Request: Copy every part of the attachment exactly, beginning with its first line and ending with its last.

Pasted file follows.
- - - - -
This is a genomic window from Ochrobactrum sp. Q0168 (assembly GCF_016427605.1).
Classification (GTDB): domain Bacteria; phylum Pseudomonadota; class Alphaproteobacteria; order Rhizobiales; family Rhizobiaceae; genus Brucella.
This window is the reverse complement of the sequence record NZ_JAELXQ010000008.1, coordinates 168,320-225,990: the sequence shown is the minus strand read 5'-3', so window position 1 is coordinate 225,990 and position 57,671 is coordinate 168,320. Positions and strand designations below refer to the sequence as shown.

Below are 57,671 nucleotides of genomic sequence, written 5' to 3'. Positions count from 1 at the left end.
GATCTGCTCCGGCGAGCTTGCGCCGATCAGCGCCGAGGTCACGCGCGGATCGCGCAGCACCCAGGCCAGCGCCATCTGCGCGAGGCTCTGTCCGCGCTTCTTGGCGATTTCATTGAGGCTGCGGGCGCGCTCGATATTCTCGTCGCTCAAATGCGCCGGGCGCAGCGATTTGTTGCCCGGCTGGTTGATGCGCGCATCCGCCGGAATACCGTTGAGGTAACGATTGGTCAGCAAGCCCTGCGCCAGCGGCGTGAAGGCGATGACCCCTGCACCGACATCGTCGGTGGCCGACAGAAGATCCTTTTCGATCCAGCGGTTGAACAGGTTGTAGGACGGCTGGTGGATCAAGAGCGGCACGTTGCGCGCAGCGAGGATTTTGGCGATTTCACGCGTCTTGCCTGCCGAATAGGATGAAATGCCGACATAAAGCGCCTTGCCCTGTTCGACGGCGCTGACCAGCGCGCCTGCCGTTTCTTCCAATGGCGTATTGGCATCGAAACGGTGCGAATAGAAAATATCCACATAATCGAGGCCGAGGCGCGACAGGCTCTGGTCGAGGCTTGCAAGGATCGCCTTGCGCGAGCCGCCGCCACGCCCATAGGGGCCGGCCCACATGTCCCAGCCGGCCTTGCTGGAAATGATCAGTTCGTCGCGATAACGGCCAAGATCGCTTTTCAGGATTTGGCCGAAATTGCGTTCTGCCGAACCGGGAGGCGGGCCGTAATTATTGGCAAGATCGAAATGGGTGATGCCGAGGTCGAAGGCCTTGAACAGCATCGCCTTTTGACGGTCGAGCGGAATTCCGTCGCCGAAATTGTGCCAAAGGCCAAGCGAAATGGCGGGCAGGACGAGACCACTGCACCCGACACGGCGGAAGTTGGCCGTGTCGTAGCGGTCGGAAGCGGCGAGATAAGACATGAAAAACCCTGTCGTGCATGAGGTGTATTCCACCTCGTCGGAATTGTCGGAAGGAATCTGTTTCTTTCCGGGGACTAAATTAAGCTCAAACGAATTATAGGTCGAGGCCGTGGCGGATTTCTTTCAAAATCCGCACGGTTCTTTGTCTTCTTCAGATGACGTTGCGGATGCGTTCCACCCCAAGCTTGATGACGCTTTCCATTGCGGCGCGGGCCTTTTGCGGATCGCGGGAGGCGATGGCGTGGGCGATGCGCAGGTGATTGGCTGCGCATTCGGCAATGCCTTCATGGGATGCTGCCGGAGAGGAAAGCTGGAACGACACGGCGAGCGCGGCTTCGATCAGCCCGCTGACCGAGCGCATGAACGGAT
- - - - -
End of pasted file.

This is a genomic window from Ochrobactrum sp. Q0168 (assembly GCF_016427605.1).
Classification (GTDB): domain Bacteria; phylum Pseudomonadota; class Alphaproteobacteria; order Rhizobiales; family Rhizobiaceae; genus Brucella.
This window is the reverse complement of the sequence record NZ_JAELXQ010000008.1, coordinates 168,320-225,990: the sequence shown is the minus strand read 5'-3', so window position 1 is coordinate 225,990 and position 57,671 is coordinate 168,320. Positions and strand designations below refer to the sequence as shown.

Below are 57,671 nucleotides of genomic sequence, written 5' to 3'. Positions count from 1 at the left end.
GATCTGCTCCGGCGAGCTTGCGCCGATCAGCGCCGAGGTCACGCGCGGATCGCGCAGCACCCAGGCCAGCGCCATCTGCGCGAGGCTCTGTCCGCGCTTCTTGGCGATTTCATTGAGGCTGCGGGCGCGCTCGATATTCTCGTCGCTCAAATGCGCCGGGCGCAGCGATTTGTTGCCCGGCTGGTTGATGCGCGCATCCGCCGGAATACCGTTGAGGTAACGATTGGTCAGCAAGCCCTGCGCCAGCGGCGTGAAGGCGATGACCCCTGCACCGACATCGTCGGTGGCCGACAGAAGATCCTTTTCGATCCAGCGGTTGAACAGGTTGTAGGACGGCTGGTGGATCAAGAGCGGCACGTTGCGCGCAGCGAGGATTTTGGCGATTTCACGCGTCTTGCCTGCCGAATAGGATGAAATGCCGACATAAAGCGCCTTGCCCTGTTCGACGGCGCTGACCAGCGCGCCTGCCGTTTCTTCCAATGGCGTATTGGCATCGAAACGGTGCGAATAGAAAATATCCACATAATCGAGGCCGAGGCGCGACAGGCTCTGGTCGAGGCTTGCAAGGATCGCCTTGCGCGAGCCGCCGCCACGCCCATAGGGGCCGGCCCACATGTCCCAGCCGGCCTTGCTGGAAATGATCAGTTCGTCGCGATAACGGCCAAGATCGCTTTTCAGGATTTGGCCGAAATTGCGTTCTGCCGAACCGGGAGGCGGGCCGTAATTATTGGCAAGATCGAAATGGGTGATGCCGAGGTCGAAGGCCTTGAACAGCATCGCCTTTTGACGGTCGAGCGGAATTCCGTCGCCGAAATTGTGCCAAAGGCCAAGCGAAATGGCGGGCAGGACGAGACCACTGCACCCGACACGGCGGAAGTTGGCCGTGTCGTAGCGGTCGGAAGCGGCGAGATAAGACATGAAAAACCCTGTCGTGCATGAGGTGTATTCCACCTCGTCGGAATTGTCGGAAGGAATCTGTTTCTTTCCGGGGACTAAATTAAGCTCAAACGAATTATAGGTCGAGGCCGTGGCGGATTTCTTTCAAAATCCGCACGGTTCTTTGTCTTCTTCAGATGACGTTGCGGATGCGTTCCACCCCAAGCTTGATGACGCTTTCCATTGCGGCGCGGGCCTTTTGCGGATCGCGGGAGGCGATGGCGTGGGCGATGCGCAGGTGATTGGCTGCGCATTCGGCAATGCCTTCATGGGATGCTGCCGGAGAGGAAAGCTGGAACGACACGGCGAGCGCGGCTTCGATCAGCCCGCTGACCGAGCGCATGAACGGAT